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Kicking a football, whether you are referring to American football or soccer, requires the activation of several key muscle groups. These include the core, hips, thigh and lower legs. Learning which muscles are involved is important for perfecting your kicking ability, as this will focus your mind on the correct muscles and motion. It is also important to learn the anatomy of your muscles because, well, they are a part of you.
Your core -- the rectus abdominis, obliques and erector spinae -- is activated when you kick a ball to keep your torso upright. The rectus abdominis and erector spinae work to avoid your torso from collapsing forward or toward the back. As for the obliques, they are activated so your torso does not fall over to either side. The collective actions of all these muscles results in a balanced torso position.
Your hips, particularly your hip flexors and extensors, play a major role during kicking. The hip extensors, such as the gluteus maximus of your butt and the hamstrings of your rear thighs, allow you to wind your leg back. This is one of the first steps of kicking and allows you to start generating the force necessary for the ensuing kick. To bring your leg forward the opposing muscles, called the hip flexors, are activated. These muscles include the iliopsoas, tensor fasciae latae and pectineus. All of these muscles are located at the front of your hips.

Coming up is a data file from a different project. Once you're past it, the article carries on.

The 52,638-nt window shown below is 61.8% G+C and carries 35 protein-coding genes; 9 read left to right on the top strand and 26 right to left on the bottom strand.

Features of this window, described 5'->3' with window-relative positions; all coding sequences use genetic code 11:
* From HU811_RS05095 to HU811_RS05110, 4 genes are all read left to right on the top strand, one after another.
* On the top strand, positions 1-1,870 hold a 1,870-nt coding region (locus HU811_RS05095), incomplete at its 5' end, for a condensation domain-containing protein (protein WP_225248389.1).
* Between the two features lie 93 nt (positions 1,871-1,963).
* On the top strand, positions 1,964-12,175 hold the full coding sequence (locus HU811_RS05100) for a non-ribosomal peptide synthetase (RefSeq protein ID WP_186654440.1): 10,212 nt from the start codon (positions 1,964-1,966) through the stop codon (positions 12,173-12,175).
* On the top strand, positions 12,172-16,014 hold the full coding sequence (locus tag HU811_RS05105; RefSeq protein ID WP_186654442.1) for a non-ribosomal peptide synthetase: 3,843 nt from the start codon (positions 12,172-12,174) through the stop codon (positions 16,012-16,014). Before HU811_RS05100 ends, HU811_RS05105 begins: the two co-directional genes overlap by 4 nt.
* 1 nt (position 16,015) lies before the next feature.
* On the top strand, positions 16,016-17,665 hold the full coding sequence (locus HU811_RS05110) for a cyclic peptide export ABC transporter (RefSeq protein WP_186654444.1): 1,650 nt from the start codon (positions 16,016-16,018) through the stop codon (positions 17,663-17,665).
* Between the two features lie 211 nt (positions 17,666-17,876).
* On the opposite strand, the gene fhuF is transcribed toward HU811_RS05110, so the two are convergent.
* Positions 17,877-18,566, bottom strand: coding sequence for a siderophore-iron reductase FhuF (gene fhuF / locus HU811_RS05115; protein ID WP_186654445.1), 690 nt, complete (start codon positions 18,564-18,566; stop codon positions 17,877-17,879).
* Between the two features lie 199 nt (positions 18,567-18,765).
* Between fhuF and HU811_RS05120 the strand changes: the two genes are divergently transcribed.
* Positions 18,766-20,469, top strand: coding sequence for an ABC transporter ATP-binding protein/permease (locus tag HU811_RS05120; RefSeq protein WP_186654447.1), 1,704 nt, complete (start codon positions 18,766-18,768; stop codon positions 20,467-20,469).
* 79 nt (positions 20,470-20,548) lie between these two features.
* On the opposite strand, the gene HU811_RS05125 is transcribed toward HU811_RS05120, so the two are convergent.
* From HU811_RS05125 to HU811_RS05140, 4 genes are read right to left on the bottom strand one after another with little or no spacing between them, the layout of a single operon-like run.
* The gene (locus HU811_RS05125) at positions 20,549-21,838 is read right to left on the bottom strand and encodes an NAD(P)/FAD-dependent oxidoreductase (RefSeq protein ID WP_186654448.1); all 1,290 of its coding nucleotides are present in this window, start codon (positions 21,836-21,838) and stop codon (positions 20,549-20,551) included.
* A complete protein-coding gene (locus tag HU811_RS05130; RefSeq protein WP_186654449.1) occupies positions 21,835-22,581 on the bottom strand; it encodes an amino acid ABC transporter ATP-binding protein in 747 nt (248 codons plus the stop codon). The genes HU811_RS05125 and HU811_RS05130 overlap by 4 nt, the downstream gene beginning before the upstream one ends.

As previously mentioned, the hamstrings allow you to extend your leg. After the leg wind up, you will bring your leg forward to the kick the ball. In addition to the contraction of your hip flexors, your large quadriceps muscles will be activated to extend your knee. This powerful muscle group will bring your lower leg forward so you can kick the ball. During this knee-extending motion, another front thigh muscle, called the sartorius, will work alongside your quadriceps to externally rotate your knee, so you can kick with the ball with the inside of your foot.
The remaining muscles that are mainly involved while kicking a football are the triceps surae and tibialis anterior. The former muscle group is activated while you whip your leg back initially, and the latter muscle is activated when you bring your leg forward. The triceps surae extends your ankle in the first phase of the kick. The tibialis anterior flexes it during the second phase.